OOIDA calls for mandatory disclosure of ADS safety reports
April 5, 2021
The continued reliance on voluntary reporting from automated driving system manufacturers is not going to cut it, the Owner-Operator Independent Drivers Association says.
In formal comments sent to the National Highway Traffic Safety Administration earlier this month, OOIDA said that any process to advance automated technology should be met with mandatory data transparency from manufacturers.
“NHTSA must employ standards that ensure safety performance above all else,” OOIDA President Todd Spencer wrote. “Given the fact that there have already been a number of crashes involving ADS failures on our nation’s roads, NHTSA must develop standards that are based on documented research and testing data. The continued reliance on voluntary safety reporting from ADS manufacturers will not effectively build trust, acceptance, and confidence in testing and deployment of these systems.”
In December, NHTSA published a notice looking at the development of a framework for Automated Driving System safety. On Jan. 28, the agency announced that it had accepted a request from Venable LLP to extend the comment period for 60 days.
NHTSA specifically requested comments on:
- What engineering and process measures should be included?
- What aspects of ADS performance are suitable for potential safety performance standards?
- Whether ADS-specific regulations are appropriate or necessary prior to the broad commercial deployment of the technology.
- How could regulations be developed consistent with the agency’s legal obligations without being based upon the existence of commercially available ADS technology from which to measure required performance?
- Which type or types of administrative mechanisms would be most appropriate for constructing the framework?
“The use of unproven automated technologies on our highways poses a significant threat to small-business truckers, and we urge you to take action to protect all road users with greater transparency and oversight of their development,” OOIDA wrote.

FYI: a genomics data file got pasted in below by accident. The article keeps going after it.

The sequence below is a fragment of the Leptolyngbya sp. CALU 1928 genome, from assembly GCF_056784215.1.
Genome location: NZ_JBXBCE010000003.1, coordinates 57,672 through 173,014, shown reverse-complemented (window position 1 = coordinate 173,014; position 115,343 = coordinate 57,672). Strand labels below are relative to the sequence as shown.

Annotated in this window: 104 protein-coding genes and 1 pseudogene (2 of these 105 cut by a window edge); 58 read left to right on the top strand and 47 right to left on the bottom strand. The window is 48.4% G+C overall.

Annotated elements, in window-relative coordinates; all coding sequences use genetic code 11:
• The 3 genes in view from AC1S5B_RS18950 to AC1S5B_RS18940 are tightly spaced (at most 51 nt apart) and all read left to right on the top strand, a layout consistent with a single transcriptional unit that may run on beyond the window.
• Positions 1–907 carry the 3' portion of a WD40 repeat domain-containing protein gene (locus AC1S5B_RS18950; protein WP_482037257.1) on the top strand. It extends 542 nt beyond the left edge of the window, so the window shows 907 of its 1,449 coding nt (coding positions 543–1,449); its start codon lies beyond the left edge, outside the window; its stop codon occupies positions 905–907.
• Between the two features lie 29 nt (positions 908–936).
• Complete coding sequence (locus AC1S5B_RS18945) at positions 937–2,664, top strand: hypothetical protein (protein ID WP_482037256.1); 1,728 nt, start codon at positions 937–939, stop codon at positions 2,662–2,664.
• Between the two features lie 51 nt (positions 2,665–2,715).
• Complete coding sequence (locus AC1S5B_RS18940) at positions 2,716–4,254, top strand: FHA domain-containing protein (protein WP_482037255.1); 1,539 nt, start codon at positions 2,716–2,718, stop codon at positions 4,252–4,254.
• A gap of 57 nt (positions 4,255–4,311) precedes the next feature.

The Association noted that NHTSA has failed to exercise sufficient oversight of Tesla’s Full Self-Driving system.
“Tesla has offered only vague, incomplete, and misleading information about the reliability of its automated technologies, and this information gives no indication whether they are safe or being used according to their design,” OOIDA wrote. “Without comprehensive reporting requirements, we will never know how many or what types of accidents, crashes, and injuries this technology causes.
“ADS developers and manufacturers should be required to report safety performance, and full disclosure should be mandatory.”
More OOIDA comments
The Association also submitted similar comments in March regarding the U.S. Department of Transportation’s Automated Vehicle Comprehensive Plan.
OOIDA said the plan fell short of the necessary transparency goals.
“Professional truckers have a keen interest in the development and deployment of autonomous vehicles as these technologies have the potential to drastically change the trucking industry, in particular its workforce,” OOIDA wrote in comments signed by President Todd Spencer. “The DOT’s AV Comprehensive Plan attempts to outline the integration of automated driving systems into the surface transportation system but still maintains a voluntary approach that has failed to provide necessary transparency about actual safety performance.” LL